expense of other ANSS goals (i.e., it should not have top priority). 
Structural Monitoring  (led by John Vidale)
See the accompanying PDF/Power Point presentation for the bullets for this 
topic.  John reported that two tri-axial strong motion units will soon be temporarily 
installed on the Alaska Way viaduct. 
Overall the structural engineering community has not provided much guidance to 
the PNSN regarding ways to contribute to the advance of knowledge of seismic 
response of buildings, despite several offers to explore ways to monitor 
vulnerable structures such as the Tacoma Narrows Bridge and the Viaduct. Until 
this happens, the PNSN cannot do much more than it already has done, which 
so far is only some remedial Nisqually analysis and simple monitoring 
experiments in the UW Tower and on the viaduct. 
GPS data in monitoring 
See the PDF/Power Point presentation for bullets on this topic.  They were read 
with a few comments and we then moved on to the next topic. 
Aftershock probabilities 
Joan Gomberg reported that the major road block to completing an aftershock 
probability study for the Pacific Northwest was time and personnel.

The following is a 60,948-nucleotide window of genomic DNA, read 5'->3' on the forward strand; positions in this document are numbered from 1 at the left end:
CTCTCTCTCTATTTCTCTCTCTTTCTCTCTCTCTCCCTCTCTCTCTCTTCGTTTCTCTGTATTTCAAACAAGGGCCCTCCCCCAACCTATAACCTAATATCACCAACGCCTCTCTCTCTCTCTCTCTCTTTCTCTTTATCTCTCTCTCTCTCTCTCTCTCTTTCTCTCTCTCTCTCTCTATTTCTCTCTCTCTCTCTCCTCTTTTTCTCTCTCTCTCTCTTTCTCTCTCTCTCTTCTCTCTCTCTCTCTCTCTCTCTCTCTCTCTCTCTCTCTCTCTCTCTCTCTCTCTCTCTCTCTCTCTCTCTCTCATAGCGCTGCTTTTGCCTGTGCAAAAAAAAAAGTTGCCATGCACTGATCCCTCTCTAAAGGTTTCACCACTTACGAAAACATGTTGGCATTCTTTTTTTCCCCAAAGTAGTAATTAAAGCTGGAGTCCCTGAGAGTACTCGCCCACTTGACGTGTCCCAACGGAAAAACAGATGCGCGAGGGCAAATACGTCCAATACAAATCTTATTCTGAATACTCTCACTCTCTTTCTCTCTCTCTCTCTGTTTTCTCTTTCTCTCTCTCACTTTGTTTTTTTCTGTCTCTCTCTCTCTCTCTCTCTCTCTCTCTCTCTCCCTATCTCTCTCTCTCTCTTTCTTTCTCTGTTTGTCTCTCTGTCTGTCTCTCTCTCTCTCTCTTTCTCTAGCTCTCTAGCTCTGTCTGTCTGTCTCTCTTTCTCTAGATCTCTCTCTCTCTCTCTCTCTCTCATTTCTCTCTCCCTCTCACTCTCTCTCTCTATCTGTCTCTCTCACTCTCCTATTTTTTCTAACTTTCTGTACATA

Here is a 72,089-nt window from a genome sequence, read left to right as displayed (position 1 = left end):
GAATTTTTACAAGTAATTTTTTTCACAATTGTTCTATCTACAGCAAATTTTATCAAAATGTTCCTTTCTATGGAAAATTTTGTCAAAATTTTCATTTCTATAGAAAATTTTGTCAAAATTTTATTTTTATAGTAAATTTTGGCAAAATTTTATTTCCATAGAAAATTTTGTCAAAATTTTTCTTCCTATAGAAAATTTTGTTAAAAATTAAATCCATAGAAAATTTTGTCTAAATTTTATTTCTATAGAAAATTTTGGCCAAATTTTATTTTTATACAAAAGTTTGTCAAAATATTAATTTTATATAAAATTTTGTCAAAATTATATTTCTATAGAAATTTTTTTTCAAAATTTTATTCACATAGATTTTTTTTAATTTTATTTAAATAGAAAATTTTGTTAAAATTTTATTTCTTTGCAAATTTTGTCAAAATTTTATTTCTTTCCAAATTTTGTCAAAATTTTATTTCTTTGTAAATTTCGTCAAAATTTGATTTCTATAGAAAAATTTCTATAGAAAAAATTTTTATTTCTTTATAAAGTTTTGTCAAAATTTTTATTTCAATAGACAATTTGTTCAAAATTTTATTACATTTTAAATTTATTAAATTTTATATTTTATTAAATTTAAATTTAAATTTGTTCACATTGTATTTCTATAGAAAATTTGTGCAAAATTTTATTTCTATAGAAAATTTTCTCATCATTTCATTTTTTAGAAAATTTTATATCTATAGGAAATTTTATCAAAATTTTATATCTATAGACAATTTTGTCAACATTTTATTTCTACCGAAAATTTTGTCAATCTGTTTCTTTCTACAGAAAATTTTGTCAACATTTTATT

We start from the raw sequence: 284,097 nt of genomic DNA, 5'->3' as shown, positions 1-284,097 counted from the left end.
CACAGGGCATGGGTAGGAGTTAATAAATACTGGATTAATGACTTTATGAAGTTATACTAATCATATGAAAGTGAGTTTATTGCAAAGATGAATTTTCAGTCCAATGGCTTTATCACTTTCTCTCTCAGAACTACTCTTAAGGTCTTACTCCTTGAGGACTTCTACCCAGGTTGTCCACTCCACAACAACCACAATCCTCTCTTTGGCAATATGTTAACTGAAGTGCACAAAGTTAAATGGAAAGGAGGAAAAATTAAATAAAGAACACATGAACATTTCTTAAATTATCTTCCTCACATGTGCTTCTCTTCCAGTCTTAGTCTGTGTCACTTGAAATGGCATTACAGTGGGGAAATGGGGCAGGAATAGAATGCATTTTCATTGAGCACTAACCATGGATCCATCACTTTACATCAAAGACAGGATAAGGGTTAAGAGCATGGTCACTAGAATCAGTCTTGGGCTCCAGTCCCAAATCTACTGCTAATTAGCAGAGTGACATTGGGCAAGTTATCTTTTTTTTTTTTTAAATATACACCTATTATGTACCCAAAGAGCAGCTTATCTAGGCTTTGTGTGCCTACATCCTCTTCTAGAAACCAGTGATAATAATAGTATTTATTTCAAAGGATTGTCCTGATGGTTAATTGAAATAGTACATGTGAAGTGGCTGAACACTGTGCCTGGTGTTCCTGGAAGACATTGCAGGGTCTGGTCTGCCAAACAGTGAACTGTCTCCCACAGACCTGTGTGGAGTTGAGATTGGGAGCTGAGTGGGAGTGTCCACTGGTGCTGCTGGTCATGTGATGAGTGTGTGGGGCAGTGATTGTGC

This problem is also probably more complicated than in California, because of 
the three distinct classes of earthquakes in the PNW:  subduction, shallow crustal 
and Benioff zone earthquakes. 
C.B. suggested studying other subduction zones as possible analogs to the 
Cascadia for the aftershock problem. 
The committee recommends that the completion of an aftershock probability 
study be placed at a higher priority. 
ETS (Episodic Tremor and Slip) studies 
John Vidale showed seismograms of Cascadia tremor induced by the passage of 
waves from the China earthquake.  Joan Gomberg expressed optimism that 
instrumentation deployed in the last few years and the concentration of research 
activity on ETS will lead to a much greater understanding of subduction zone 
State of Oregon support for earthquake hazard studies 
Oregon DOGAMI (Department of Geology and Mineral Industries) obtained